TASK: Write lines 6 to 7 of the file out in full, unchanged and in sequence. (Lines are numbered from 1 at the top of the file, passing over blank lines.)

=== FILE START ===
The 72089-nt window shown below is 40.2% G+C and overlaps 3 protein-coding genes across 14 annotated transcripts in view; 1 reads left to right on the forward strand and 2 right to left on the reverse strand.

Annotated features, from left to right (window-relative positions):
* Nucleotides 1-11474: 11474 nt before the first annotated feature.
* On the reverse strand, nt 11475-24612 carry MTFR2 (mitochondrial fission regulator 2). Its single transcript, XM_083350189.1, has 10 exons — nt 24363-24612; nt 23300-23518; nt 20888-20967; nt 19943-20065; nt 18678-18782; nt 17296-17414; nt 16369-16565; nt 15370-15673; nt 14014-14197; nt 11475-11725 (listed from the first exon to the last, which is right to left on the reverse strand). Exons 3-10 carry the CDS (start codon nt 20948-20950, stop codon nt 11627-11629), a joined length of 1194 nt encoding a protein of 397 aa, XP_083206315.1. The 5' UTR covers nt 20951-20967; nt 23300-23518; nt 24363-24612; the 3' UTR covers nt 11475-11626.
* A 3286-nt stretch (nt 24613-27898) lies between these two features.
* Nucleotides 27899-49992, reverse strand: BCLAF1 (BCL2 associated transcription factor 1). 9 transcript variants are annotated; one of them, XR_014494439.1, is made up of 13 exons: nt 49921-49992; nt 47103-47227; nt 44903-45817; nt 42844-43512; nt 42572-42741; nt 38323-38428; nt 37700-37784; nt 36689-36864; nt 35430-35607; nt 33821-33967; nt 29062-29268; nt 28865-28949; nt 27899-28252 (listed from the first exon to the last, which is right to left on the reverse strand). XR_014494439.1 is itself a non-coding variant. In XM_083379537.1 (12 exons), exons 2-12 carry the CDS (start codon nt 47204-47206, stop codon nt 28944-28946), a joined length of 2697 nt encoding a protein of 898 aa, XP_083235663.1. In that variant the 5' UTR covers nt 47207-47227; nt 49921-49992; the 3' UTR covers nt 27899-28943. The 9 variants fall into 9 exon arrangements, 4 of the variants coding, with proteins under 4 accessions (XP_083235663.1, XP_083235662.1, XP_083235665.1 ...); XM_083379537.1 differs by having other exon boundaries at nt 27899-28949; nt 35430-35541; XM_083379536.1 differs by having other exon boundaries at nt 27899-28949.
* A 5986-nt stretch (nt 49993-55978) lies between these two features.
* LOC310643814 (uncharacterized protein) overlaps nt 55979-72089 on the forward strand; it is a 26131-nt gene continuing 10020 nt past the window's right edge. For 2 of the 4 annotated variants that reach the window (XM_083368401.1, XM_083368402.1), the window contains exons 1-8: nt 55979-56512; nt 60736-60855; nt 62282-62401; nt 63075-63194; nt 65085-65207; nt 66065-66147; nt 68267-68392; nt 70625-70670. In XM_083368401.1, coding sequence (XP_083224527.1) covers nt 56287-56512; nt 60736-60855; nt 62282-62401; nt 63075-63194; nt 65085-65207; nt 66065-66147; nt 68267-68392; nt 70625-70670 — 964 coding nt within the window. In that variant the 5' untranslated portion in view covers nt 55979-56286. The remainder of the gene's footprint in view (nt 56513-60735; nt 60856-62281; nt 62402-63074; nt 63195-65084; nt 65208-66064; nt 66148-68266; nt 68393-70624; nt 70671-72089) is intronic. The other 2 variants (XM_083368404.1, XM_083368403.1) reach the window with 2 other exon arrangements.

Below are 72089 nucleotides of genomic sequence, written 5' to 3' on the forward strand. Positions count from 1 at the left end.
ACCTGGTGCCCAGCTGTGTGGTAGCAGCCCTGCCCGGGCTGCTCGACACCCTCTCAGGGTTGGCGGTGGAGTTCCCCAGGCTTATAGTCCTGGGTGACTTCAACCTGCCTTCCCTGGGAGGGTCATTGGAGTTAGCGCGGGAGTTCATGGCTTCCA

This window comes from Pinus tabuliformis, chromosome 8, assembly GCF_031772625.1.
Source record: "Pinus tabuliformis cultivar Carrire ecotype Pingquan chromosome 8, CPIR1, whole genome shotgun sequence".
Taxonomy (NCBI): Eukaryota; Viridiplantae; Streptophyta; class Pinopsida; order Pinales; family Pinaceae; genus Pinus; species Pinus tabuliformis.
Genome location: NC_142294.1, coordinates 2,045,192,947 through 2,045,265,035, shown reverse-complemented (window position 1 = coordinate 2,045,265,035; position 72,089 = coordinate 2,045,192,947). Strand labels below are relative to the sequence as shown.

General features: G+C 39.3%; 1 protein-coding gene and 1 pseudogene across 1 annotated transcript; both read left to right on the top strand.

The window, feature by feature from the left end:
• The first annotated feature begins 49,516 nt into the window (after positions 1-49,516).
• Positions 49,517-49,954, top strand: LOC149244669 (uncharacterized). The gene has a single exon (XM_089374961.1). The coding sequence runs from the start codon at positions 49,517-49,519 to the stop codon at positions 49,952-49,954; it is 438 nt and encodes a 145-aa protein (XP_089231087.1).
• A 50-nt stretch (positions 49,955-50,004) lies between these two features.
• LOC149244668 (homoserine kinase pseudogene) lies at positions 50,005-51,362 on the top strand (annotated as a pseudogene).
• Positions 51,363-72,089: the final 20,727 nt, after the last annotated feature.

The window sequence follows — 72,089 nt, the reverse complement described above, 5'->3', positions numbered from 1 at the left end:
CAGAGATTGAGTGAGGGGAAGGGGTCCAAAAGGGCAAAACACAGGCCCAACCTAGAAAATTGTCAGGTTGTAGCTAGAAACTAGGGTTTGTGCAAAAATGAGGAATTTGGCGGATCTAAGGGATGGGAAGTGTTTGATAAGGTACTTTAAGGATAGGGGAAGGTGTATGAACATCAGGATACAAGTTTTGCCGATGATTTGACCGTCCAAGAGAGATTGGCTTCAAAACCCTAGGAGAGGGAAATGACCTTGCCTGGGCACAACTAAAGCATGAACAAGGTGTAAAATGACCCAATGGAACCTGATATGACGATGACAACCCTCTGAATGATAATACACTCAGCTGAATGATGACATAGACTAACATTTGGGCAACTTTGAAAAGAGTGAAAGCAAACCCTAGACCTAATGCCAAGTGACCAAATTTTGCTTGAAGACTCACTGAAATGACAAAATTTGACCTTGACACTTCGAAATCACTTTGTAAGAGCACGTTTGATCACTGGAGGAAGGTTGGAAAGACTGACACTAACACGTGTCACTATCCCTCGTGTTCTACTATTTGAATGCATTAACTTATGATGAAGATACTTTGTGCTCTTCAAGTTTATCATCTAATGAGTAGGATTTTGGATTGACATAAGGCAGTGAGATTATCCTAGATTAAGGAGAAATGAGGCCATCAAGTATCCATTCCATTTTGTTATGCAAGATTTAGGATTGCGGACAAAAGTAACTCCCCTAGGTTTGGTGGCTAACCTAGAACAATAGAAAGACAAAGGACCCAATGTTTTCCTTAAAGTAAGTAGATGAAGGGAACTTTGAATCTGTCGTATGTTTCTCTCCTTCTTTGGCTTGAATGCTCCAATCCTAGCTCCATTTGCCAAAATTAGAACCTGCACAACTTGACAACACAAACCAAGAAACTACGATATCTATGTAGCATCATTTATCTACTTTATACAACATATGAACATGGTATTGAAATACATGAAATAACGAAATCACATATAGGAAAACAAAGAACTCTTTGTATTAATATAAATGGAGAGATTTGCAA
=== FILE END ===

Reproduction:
* Nucleotides 27899-49992, reverse strand: BCLAF1 (BCL2 associated transcription factor 1). 9 transcript variants are annotated; one of them, XR_014494439.1, is made up of 13 exons: nt 49921-49992; nt 47103-47227; nt 44903-45817; nt 42844-43512; nt 42572-42741; nt 38323-38428; nt 37700-37784; nt 36689-36864; nt 35430-35607; nt 33821-33967; nt 29062-29268; nt 28865-28949; nt 27899-28252 (listed from the first exon to the last, which is right to left on the reverse strand). XR_014494439.1 is itself a non-coding variant. In XM_083379537.1 (12 exons), exons 2-12 carry the CDS (start codon nt 47204-47206, stop codon nt 28944-28946), a joined length of 2697 nt encoding a protein of 898 aa, XP_083235663.1. In that variant the 5' UTR covers nt 47207-47227; nt 49921-49992; the 3' UTR covers nt 27899-28943. The 9 variants fall into 9 exon arrangements, 4 of the variants coding, with proteins under 4 accessions (XP_083235663.1, XP_083235662.1, XP_083235665.1 ...); XM_083379537.1 differs by having other exon boundaries at nt 27899-28949; nt 35430-35541; XM_083379536.1 differs by having other exon boundaries at nt 27899-28949.
* A 5986-nt stretch (nt 49993-55978) lies between these two features.